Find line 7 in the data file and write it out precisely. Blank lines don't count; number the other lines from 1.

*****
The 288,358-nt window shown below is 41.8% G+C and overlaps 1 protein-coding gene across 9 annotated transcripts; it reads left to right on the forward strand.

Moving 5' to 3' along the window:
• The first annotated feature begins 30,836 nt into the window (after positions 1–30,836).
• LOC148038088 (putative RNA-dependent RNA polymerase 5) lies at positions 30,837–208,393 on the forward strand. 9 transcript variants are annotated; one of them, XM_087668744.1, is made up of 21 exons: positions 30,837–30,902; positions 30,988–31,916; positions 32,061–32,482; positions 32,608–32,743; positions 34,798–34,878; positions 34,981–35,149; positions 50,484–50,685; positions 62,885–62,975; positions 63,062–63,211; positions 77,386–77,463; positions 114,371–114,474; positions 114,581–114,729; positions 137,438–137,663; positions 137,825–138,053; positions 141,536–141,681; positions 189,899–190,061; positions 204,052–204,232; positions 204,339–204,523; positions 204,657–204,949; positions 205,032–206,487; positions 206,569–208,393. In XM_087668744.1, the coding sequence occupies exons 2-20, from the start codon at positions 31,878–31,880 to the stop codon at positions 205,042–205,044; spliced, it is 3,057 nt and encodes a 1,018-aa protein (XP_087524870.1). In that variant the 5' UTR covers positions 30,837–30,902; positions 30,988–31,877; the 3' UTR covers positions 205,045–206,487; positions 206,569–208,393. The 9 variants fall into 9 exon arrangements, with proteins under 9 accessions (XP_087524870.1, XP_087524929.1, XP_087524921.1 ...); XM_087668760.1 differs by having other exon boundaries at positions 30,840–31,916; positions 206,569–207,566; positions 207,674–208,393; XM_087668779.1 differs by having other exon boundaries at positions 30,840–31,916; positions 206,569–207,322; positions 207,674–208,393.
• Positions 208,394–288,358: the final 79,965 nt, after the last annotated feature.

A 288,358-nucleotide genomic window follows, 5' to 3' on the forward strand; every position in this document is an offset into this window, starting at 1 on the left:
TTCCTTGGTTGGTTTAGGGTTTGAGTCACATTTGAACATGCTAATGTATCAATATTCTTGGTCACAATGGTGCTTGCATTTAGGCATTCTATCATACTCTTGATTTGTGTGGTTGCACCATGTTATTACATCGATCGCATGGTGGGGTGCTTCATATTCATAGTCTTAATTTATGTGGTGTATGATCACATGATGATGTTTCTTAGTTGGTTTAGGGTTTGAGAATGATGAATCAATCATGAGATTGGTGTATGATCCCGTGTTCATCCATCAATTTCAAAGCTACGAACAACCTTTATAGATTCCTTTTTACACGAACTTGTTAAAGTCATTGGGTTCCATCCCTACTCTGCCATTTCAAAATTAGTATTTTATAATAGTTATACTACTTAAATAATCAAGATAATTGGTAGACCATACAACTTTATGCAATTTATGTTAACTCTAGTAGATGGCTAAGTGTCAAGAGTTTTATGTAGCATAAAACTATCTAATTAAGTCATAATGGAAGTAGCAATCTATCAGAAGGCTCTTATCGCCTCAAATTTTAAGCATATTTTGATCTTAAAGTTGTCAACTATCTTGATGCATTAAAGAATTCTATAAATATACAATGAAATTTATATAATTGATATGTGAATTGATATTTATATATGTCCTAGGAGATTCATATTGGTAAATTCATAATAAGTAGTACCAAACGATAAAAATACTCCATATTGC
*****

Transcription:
TTCCTTGGTTGGTTTAGGGTTTGAGTCACATTTGAACATGCTAATGTATCAATATTCTTGGTCACAATGGTGCTTGCATTTAGGCATTCTATCATACTCTTGATTTGTGTGGTTGCACCATGTTATTACATCGATCGCATGGTGGGGTGCTTCATATTCATAGTCTTAATTTATGTGGTGTATGATCACATGATGATGTTTCTTAGTTGGTTTAGGGTTTGAGAATGATGAATCAATCATGAGATTGGTGTATGATCCCGTGTTCATCCATCAATTTCAAAGCTACGAACAACCTTTATAGATTCCTTTTTACACGAACTTGTTAAAGTCATTGGGTTCCATCCCTACTCTGCCATTTCAAAATTAGTATTTTATAATAGTTATACTACTTAAATAATCAAGATAATTGGTAGACCATACAACTTTATGCAATTTATGTTAACTCTAGTAGATGGCTAAGTGTCAAGAGTTTTATGTAGCATAAAACTATCTAATTAAGTCATAATGGAAGTAGCAATCTATCAGAAGGCTCTTATCGCCTCAAATTTTAAGCATATTTTGATCTTAAAGTTGTCAACTATCTTGATGCATTAAAGAATTCTATAAATATACAATGAAATTTATATAATTGATATGTGAATTGATATTTATATATGTCCTAGGAGATTCATATTGGTAAATTCATAATAAGTAGTACCAAACGATAAAAATACTCCATATTGC